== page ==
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Role of Genetic Mechanisms Associated with Cancer Susceptibility to be Presented at Symposium

Role of Genetic Mechanisms Associated with Cancer Susceptibility to be Presented at Symposium
M. D. Anderson News Release 11/14/00

Nov. 14–17, 2000

J.W. Marriott Hotel
5150 Westheimer Rd.

The role of molecular genetics in cancer susceptibility and development will highlight a symposium here Nov. 14–17 in which top cancer geneticists nationwide will discuss Genetic Mechanisms in Cancer.

The symposium, sponsored by The University of Texas M. D. Anderson Cancer Center, marks the center's 53rd Annual Symposium on Fundamental Cancer Research. Held at the J.W. Marriott Hotel, 5150 Westheimer Rd., the event begins at 4 p.m. Tuesday, Nov. 14, with welcoming remarks at 7 p.m. by
Dr. Frederick Becker, special advisor to Dr. John Mendelsohn, president of M. D. Anderson.

Dr. Becker also will present the Ernst W. Bertner Award to Dr. Charles Sherr, who is from
St. Jude Children’s Research Hospital and a leading expert in cell cycle genetics. The first session, beginning at 8 a.m. Wednesday, Nov. 15, will continue with the theme of cell cycle and signaling pathways (genes controlling cell division).

"The goal of this symposium is to review the current status of cancer genetics and discuss ways to move forward," said Dr. Michael Siciliano, professor of molecular genetics in the Department of Molecular Genetics at M. D. Anderson. Dr. Siciliano also is co-chair of the symposium with Dr. Louise Strong, chief of the Section of Medical Genetics in the Department of Pediatrics at M. D. Anderson.

"Because cancer is a genetic disease, the way genes work — divide or reproduce — is very important to understanding the disease and developing new treatments. By highlighting recent advances in this research and building on them, the distinguished speakers will describe their visions of the future. The symposium will provide a forum for basic scientists to exchange information and foster collaboration," explained Dr. Siciliano, who holds the Kenneth D. Muller Professorship of Tumor Genetics.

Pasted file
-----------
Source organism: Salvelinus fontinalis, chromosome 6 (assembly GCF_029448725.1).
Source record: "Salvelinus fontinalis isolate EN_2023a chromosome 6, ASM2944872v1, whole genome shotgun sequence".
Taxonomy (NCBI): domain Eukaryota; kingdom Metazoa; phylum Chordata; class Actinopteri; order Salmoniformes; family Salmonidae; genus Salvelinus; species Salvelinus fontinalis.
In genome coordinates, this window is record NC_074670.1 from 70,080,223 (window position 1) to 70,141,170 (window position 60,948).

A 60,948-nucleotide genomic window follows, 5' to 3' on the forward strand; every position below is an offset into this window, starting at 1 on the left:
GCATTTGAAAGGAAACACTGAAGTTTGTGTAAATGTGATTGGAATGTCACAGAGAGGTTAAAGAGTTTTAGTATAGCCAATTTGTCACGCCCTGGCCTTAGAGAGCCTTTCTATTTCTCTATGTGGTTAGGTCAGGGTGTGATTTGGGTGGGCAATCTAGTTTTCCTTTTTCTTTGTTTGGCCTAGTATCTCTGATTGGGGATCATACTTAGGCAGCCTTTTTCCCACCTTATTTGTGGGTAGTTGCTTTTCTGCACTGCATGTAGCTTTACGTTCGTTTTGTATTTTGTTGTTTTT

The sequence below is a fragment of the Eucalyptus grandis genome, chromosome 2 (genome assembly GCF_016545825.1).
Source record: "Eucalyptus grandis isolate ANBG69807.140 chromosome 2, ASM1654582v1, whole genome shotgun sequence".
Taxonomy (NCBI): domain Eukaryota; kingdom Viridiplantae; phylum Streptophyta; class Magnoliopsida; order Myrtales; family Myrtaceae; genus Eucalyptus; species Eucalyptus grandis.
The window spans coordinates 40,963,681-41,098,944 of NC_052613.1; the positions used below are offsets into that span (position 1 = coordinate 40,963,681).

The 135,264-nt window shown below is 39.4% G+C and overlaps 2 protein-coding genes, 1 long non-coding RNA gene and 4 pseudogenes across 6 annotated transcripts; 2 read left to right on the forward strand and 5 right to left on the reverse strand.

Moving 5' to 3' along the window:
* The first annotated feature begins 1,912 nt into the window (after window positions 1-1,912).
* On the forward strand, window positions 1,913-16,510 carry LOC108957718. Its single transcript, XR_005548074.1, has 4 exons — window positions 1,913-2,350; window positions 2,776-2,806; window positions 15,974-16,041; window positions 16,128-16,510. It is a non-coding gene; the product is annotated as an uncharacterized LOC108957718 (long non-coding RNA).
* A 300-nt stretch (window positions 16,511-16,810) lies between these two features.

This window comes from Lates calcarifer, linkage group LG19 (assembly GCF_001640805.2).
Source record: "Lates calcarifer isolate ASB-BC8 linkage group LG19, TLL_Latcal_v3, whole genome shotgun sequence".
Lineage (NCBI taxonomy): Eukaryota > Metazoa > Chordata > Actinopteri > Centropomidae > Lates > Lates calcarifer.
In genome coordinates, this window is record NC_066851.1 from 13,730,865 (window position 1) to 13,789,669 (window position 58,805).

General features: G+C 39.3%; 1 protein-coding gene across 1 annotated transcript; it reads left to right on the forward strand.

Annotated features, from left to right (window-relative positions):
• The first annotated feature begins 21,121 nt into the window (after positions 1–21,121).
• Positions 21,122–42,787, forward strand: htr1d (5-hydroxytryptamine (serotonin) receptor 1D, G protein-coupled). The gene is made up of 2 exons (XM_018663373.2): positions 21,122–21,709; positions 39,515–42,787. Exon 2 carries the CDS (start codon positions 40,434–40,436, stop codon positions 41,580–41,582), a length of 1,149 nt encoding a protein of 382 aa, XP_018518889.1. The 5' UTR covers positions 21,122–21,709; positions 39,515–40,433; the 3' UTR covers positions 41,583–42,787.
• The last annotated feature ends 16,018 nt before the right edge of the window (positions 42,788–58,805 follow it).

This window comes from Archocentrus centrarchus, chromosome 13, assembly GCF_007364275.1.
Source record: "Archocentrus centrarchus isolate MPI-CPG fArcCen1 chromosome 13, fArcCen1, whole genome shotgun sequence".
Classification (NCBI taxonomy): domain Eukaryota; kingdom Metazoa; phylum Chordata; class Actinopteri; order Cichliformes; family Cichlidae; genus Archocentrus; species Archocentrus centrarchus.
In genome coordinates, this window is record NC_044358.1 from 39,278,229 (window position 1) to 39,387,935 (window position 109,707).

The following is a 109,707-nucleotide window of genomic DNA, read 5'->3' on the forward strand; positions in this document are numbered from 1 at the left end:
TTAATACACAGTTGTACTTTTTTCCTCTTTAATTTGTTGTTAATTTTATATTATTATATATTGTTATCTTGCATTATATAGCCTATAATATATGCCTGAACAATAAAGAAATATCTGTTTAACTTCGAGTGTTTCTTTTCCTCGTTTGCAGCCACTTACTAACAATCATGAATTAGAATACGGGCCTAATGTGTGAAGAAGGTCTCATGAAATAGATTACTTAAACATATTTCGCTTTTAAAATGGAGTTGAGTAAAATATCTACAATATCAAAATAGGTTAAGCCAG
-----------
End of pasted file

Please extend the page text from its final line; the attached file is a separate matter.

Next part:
In addition, the symposium will focus on topics of genetic models, genetic variation, DNA repair processes and susceptibility, and gene expression. Some additional highlights of the conference are listed below.

Wednesday, Nov. 15

  • 8 a.m., Dr. Stephen Elledge, Baylor College of Medicine, will give an overview of cell cycle checkpoints.
  • 1:30 p.m., Dr. Louise Strong will discuss mechanisms of genetic susceptibility to cancer.

Thursday, Nov. 16

  • 8 a.m., Dr. Geoffrey M. Wahl, The Salk Institute, La Jolla, Calif., will present "Coping with Stress: p53 Mediated Genome Protection and Oncogene-Induced Genetic Instability."
  • 1:30 p.m., Dr. Richard Fishel, Kimmel Cancer Center, Philadelphia, Penn., will open the afternoon session focussing on DNA repair processes.

 

Friday, Nov. 17

 

  • 8 a.m., Dr. Jeffrey Trent, National Human Genome Research Institute, Bethesda, Maryland, will present an overview: "Applying Gene Expression Profiling to the Discovery of Cancer Causing Genes."
  • The final conference session, which will focus on mechanisms and variation of gene expression in neoplasia, begins at 8 a.m. with closing comments at noon.

Individuals interested in attending the symposium should call M. D. Anderson's Conference Services Department at 713-792-2222. A copy of the symposium brochure may be found on the Internet at www.mdacc.tmc.edu/~meetings

11/14/00


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